Shot on quasi-grainy digital at close range and evenly lit in autumnal tones, Zachary Treitz’s Civil War-set Men Go to Battle lacks the polish and bombast of much costlier historical dramas. Evoking the cloistered rawness of Andrea Arnold’s Wuthering Heights and Robert Eggers’s The Witch, the film aims for revelatory intimacy within a commonplace past, but while its simulacrum of 1860s Kentucky is impressively textured in spite of a shoestring budget, Treitz’s preference for arm’s-length characterizations renders a convincingly made-over ensemble little more than another ornament on the landscape.
Central to Men Go to Battle’s threadbare story are brothers Francis (David Maloney) and Henry (Tim Morton), heirs to a family farm that’s fast approaching ruin. Maloney comes within range of fleshing out the enterprising Francis, who’s the kind of pest who swells with a faint nervous energy whenever he inadvertently recedes to the background of a social situation. The film’s earliest chapters contain controlled bits of character acting from Maloney that accentuate Francis’s unique mix of audacity and recklessness. Most amusing is a pair of conversations detailing his character’s efforts to make headway on the development and sale of his unneeded acreage—scenes in which, with swabs of spit always pooling up in his cheeks, Francis racks up strings of unwise financial compromises in record time.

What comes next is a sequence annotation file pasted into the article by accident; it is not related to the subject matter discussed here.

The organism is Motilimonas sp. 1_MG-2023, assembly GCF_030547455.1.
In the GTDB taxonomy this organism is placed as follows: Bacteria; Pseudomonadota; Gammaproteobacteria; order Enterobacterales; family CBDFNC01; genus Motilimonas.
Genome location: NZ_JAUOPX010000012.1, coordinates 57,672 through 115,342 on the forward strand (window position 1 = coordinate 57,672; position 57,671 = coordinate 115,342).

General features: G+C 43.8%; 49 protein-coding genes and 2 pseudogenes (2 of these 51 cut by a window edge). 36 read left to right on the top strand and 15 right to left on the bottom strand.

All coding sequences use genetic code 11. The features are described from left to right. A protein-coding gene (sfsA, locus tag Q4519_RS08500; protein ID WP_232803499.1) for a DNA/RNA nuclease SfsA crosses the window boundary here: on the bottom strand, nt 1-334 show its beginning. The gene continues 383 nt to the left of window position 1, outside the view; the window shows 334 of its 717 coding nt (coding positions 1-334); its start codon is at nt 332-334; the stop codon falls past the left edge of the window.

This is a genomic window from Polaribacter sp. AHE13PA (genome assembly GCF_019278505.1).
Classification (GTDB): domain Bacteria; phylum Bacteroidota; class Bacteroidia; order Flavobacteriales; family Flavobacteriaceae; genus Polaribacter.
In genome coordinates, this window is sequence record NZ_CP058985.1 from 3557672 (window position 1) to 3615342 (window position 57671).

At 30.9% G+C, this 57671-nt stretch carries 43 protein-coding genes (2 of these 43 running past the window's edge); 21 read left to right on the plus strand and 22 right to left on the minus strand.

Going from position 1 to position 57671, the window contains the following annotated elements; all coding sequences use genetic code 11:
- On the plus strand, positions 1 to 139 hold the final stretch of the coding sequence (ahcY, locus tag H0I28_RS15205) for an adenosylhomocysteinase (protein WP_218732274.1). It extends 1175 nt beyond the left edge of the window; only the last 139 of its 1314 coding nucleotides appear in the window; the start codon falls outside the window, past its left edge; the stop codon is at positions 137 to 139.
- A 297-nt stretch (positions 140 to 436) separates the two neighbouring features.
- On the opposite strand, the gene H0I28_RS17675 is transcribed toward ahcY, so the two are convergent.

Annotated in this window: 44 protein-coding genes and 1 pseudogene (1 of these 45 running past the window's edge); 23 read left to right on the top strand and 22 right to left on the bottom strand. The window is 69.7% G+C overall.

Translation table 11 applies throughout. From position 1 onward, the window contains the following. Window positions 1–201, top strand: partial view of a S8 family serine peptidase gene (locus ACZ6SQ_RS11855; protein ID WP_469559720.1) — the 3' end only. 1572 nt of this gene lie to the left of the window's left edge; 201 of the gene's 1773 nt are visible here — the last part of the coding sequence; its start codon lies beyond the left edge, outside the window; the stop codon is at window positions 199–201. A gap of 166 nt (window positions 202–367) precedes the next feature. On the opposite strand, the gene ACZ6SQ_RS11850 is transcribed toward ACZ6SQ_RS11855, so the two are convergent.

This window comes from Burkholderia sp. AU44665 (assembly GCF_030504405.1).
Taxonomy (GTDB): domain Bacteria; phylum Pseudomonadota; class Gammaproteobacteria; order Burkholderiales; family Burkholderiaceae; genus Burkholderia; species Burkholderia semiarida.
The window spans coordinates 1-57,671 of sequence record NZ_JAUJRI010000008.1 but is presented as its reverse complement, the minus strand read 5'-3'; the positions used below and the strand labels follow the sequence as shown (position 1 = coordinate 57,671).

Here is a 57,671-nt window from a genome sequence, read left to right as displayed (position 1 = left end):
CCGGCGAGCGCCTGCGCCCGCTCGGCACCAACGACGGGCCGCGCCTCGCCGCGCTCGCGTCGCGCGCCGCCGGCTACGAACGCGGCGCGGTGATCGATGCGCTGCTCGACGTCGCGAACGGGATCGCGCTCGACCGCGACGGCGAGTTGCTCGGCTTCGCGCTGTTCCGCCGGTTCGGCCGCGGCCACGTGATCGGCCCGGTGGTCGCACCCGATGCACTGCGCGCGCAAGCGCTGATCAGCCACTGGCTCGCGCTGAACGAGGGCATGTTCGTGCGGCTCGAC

It’s too texturally exacting in its recreation of a transitory moment in U.S. history to register as a failure.
Morton, on the other hand, wears the same callow look—specifically the look of a young adult who’s just inhaled reefer for the first time—through much of Men Go to Battle, which makes sense at first as a reflection of Henry’s internalized resolve in enduring his older brother’s blunt personality. But the actor’s remove becomes damaging when Treitz’s script (co-written with Kate Lyn Sheil, who appears in a bit role as one of the boys’ wealthier neighbors) places Morton’s character front and center in its second half. The bearded, seemingly cognitively inert Henry makes a misguided pass at the only unattached girl in town (Rachel Korine) after swigging some liquor outside an evening gala, wanders off into the night in disappointment, and somewhere down the line impulsively joins a Union battalion.
Treitz elides this initiation, focusing instead on Francis’s anxiety as he ponders Henry’s whereabouts for months, until suddenly the director drops us into an army encampment in Alabama. In terms of background personnel and prop elements, this set is comparably overdone alongside the unfussy rendering of provincial Kentucky life, but the extended section devoted to Henry’s service does feature a battle scene that’s symptomatic of Treitz’s smart thriftiness, if entirely superfluous: The handheld camera fixes on Henry’s visage as he marches alongside his fellow soldiers into battle, the hellishness of war implied only by the smoke and gunfire filling the frame around him.
Clumsily handwritten letters exchanged between Francis and Henry carry the brunt of dramatic development during these wearying wartime episodes, which effectively dulls the film’s portrait of the sibling bond even as it adds another tactile texture of the era. What’s left unclear, however, is the degree to which Men Go to Battle even intends to be a sibling portrait, or if it’s more invested in chronicling the impact of seismic change on unsuspecting rubes adrift from the national conversation, or rather if it’s just a cultural experiment in inserting contemporary indie fixtures (director Turner Ross also has a minor role) into a far-off milieu. The film’s aloofness renders these questions impermeable, though it’s too texturally exacting in its recreation of a transitory moment in U.S. history to register as a failure either.